An effective intracellular protein delivery system was developed based on linear poly(amidoamine)s (PAAs) that form self-assembled cationic nanocomplexes with oppositely charged proteins. Two differently functionalized PAAs were synthesized by Michael-type polyaddition of 4-amino-1-butanol (ABOL) to cystamine bisacrylamide (CBA) and to bisacryloylpiperazine (BAP), yielding p(CBA-ABOL) and p(BAP-ABOL), respectively. These water-soluble PAAs efficiently condense human serum albumin (HSA) by self-assembly into stable nanoscaled and positively-charged complexes. The disulfide-containing p(CBA-ABOL)/HSA nanocomplexes exhibited high mucoadhesive properties and, while stable under neutral (extracellular) conditions, rapidly destabilized in a reductive (intracellular) environment due to the cleavage of the repetitive disulfide linkages in the CBA units of the polymer. Human-derived intestinal Caco-2/TC7 cells and HT29-MTX mucus secreting cells were exposed to these PAAs/HSA nanoparticles and the extent of their uptake and the localization within endosomal compartments were examined. The higher uptake of p(CBA-ABOL)/HSA than that of p(BAP-ABOL)/HSA suggests that the mucoadhesive properties of the p(CBA-ABOL) are beneficial to the uptake process. The transported HSA was located within early endosomes, lysosomes and the cytosol. The enhanced uptake of the p(CBA-ABOL)/HSA nanoparticles, observed in the presence of Cyclosporin A, a non-specific Multi Drug Resistance (MDR) blocker, indicates the possible efflux of these nanoparticles through MDR transporters. The results show that bioreducible PAAs have excellent properties for intracellular protein delivery, and should be applicative in oral protein delivery.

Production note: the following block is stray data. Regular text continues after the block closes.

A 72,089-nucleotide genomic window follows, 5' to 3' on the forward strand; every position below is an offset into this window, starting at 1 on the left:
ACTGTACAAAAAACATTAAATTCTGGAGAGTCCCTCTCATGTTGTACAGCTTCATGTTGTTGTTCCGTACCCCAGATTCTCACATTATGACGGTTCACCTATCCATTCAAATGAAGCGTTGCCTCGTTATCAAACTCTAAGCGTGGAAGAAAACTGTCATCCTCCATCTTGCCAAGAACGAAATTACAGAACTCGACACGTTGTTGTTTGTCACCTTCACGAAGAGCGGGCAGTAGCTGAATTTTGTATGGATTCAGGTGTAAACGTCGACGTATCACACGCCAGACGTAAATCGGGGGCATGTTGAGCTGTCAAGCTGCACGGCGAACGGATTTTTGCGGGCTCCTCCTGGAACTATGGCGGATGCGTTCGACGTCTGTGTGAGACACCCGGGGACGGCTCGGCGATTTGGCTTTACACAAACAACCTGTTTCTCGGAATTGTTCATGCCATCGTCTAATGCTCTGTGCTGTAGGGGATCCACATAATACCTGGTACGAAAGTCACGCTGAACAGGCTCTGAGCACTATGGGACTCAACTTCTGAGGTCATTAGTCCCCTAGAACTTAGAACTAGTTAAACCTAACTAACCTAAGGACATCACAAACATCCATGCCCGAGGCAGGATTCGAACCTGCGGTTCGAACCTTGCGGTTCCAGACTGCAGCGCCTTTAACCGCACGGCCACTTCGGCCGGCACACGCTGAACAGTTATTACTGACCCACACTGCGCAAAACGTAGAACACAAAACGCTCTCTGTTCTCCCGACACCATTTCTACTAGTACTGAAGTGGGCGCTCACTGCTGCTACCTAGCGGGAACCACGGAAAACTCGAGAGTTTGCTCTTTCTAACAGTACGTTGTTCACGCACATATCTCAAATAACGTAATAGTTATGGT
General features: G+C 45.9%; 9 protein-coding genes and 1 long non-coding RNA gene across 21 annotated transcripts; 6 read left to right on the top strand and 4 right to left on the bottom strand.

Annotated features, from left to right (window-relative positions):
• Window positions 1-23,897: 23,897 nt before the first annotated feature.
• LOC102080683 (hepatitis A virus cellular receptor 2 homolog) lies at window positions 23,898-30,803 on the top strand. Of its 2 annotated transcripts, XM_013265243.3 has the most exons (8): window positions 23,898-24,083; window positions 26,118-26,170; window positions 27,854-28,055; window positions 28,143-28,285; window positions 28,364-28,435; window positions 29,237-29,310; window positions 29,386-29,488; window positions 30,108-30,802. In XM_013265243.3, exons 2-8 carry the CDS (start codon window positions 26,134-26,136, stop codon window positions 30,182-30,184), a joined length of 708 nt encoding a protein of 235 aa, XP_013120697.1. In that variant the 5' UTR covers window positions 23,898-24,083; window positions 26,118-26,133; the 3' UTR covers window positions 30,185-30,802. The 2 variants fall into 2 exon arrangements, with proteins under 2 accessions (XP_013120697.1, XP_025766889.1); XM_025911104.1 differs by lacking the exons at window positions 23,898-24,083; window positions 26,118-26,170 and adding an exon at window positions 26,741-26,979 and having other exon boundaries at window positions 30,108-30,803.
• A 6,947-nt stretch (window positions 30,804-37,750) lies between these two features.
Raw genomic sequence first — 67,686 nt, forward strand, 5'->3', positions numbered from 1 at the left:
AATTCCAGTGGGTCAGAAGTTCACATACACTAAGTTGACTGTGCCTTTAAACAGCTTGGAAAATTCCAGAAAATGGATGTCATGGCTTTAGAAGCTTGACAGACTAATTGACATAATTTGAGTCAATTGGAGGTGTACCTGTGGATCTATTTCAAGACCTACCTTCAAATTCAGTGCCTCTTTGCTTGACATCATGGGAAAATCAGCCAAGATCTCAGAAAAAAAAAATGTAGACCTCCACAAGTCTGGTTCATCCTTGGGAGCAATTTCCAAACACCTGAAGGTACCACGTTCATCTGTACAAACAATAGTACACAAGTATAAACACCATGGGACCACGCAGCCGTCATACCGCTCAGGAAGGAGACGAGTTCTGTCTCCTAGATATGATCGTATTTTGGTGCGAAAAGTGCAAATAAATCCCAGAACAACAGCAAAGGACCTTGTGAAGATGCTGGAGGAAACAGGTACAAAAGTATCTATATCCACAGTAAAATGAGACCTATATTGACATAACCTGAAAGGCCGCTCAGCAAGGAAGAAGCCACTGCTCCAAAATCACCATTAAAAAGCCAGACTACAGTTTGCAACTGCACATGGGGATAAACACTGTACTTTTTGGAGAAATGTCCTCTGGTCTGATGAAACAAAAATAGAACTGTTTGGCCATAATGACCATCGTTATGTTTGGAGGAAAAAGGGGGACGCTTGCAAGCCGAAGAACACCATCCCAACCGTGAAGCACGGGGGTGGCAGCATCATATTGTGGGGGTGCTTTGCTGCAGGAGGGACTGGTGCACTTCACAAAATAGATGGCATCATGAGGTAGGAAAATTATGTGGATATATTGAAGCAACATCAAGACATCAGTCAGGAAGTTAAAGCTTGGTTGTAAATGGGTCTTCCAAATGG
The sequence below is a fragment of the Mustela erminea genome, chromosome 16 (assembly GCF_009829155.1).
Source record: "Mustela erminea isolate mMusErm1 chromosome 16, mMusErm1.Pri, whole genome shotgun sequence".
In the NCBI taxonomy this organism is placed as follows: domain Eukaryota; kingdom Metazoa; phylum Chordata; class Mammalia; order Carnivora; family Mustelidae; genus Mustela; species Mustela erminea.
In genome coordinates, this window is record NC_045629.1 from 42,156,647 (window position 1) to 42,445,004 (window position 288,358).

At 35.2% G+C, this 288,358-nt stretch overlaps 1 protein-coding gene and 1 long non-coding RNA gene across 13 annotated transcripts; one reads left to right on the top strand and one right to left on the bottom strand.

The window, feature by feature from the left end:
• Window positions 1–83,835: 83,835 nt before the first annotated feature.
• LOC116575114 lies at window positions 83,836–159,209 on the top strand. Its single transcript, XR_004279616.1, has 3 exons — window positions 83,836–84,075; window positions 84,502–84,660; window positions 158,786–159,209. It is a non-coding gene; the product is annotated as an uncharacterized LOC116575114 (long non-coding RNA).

|Publication status||Published - 2012|